The sheer scale of the effort needed to preserve this irreplaceable "Memory of the World" requires the implementation of a consistent protection programme which will pool endeavours and make use of state of the art technology.
UNESCO's long standing commitment to the safeguarding of the world's documentary heritage came originally from a growing awareness of the perilous state of preservation of, and poor access to the documentary heritage in various parts of the world. Wars and social upheaval, as well as severe lack of resources to carry out preservation and dissemination activities have aggravated problems that have existed for centuries.
The "Memory of the World" Programme is designed as a new approach to safeguarding the world documentary heritage, democratize access to it and raise awareness of its significance and the need to preserve it.
The Programme has four objectives which are complementary and of equal importance:
b) to assist in facilitating access to it, without discrimination against any users;
c) to increase the awareness worldwide of its existence and significance;
d) to promote the Programme and its products to the widest possible public.
The first objective of the Programme is to ensure the preservation, by the most appropriate means, of documentary heritage which has world significance and to encourage the preservation of documentary heritage which has national and regional significance. A twin objective is making this heritage accessible to as many people as possible, using the most appropriate technology, both inside and outsi de the countries in which it is physically located.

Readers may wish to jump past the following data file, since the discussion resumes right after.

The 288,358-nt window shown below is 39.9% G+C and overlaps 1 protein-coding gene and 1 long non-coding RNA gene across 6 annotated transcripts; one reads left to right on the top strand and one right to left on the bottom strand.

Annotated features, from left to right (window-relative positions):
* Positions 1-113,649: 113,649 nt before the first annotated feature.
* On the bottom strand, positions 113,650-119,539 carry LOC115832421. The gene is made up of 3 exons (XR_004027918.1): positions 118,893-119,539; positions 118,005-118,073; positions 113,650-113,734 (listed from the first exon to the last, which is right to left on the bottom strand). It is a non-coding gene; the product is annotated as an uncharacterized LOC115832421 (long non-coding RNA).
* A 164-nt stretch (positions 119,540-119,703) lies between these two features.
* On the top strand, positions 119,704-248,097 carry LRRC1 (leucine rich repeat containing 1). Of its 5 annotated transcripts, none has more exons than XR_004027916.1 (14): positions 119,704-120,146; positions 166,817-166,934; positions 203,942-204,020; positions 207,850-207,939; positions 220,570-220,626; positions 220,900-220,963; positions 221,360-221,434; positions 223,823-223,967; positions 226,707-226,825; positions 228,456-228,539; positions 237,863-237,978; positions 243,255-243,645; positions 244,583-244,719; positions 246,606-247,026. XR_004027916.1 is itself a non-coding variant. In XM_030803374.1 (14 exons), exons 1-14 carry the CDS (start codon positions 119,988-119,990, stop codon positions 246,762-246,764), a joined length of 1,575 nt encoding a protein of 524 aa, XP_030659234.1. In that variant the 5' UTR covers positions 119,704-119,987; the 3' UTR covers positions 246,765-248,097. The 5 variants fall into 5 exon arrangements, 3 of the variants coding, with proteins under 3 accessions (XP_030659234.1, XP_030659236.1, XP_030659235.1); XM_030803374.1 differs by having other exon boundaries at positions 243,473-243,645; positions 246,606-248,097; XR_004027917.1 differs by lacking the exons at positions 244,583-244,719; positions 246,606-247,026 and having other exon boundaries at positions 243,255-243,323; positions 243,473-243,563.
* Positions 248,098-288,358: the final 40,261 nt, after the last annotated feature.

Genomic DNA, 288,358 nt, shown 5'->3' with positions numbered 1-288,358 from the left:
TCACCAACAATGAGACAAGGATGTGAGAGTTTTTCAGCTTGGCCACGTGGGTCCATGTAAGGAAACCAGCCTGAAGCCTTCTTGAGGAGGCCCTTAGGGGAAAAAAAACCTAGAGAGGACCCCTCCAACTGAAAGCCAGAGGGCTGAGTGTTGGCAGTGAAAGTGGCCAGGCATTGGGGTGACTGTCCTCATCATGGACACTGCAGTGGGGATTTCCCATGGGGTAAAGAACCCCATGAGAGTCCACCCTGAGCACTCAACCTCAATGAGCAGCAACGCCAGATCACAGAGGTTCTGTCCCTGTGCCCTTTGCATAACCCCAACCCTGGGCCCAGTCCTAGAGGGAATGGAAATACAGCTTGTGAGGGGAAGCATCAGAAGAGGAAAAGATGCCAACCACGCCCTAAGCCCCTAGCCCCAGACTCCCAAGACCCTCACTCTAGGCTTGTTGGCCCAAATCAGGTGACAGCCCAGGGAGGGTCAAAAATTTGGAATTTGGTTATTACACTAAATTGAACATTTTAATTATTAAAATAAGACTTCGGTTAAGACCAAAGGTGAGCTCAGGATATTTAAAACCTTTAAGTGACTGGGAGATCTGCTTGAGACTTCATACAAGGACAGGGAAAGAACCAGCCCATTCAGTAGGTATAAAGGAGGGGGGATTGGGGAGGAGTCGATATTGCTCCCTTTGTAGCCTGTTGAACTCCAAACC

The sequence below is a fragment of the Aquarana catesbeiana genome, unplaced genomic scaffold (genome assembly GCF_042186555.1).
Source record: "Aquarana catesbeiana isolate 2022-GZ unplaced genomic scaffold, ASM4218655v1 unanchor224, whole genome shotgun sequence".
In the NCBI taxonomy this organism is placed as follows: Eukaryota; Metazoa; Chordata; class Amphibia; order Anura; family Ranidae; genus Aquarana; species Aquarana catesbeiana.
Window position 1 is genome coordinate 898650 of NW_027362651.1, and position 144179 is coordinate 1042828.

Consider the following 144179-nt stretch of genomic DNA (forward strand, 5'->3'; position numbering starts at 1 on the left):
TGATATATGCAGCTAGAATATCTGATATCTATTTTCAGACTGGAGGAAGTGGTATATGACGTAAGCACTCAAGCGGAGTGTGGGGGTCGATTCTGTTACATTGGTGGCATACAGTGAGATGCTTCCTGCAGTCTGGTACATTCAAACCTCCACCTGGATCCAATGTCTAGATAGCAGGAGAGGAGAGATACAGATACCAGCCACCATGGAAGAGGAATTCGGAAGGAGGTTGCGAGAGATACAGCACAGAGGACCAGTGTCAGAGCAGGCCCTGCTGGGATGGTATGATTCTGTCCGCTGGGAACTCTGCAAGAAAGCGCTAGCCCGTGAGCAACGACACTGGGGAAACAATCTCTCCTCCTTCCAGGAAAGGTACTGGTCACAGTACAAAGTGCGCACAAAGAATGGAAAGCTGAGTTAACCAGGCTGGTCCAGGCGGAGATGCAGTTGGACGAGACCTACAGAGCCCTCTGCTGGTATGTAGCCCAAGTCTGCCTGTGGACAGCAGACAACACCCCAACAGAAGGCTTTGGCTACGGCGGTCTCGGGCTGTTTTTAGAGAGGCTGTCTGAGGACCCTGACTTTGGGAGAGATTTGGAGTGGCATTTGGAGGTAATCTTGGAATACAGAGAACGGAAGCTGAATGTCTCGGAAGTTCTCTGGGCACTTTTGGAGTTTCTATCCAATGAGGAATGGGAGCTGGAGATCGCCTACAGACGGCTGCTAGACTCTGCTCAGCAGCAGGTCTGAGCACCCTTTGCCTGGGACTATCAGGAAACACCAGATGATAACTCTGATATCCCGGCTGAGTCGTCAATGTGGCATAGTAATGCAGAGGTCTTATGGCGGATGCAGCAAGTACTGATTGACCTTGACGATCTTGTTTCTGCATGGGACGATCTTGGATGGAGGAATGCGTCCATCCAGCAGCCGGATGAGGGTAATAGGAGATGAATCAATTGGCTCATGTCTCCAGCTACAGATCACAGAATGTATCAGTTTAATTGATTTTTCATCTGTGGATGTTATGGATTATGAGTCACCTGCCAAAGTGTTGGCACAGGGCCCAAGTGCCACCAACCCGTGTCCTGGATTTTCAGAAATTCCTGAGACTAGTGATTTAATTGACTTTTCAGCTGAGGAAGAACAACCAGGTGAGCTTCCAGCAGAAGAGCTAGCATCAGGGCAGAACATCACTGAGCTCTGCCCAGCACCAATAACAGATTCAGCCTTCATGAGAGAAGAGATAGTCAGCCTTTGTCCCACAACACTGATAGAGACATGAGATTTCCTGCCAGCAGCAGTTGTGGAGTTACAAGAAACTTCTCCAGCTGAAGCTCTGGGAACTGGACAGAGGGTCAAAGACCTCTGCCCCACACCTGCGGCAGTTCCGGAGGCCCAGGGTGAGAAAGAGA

Preservation of the documentary heritage and increased access to it complement one another. Access facilitates protection and preservation ensures access. For example, digitized materials can be accessed by many people and demand for access can stimulate preservation work.
Another element of the Programme is to raise awareness in the Member States of their documentary heritage, in particular aspects of that heritage which are significant in terms of a common world memory.
Finally, the Programme seeks to develop products based on this documentary heritage and make them available for wide distribution, while ensuring that the originals are maintained in the best possible conditions of conservation and security. High quality text, sound and image banks could be compiled and made available on local and global networks and reproductions could be derived in all sorts of forms such as compact discs, albums, books, postcards, microfilms, etc. Any proceeds from the sale of related products will then be ploughed back into the Programme.
The Programme should make governments aware of the need to protect their documentary heritage, release potential for action, support the activities of professional, national, regional and international organizations and stimulate initiatives.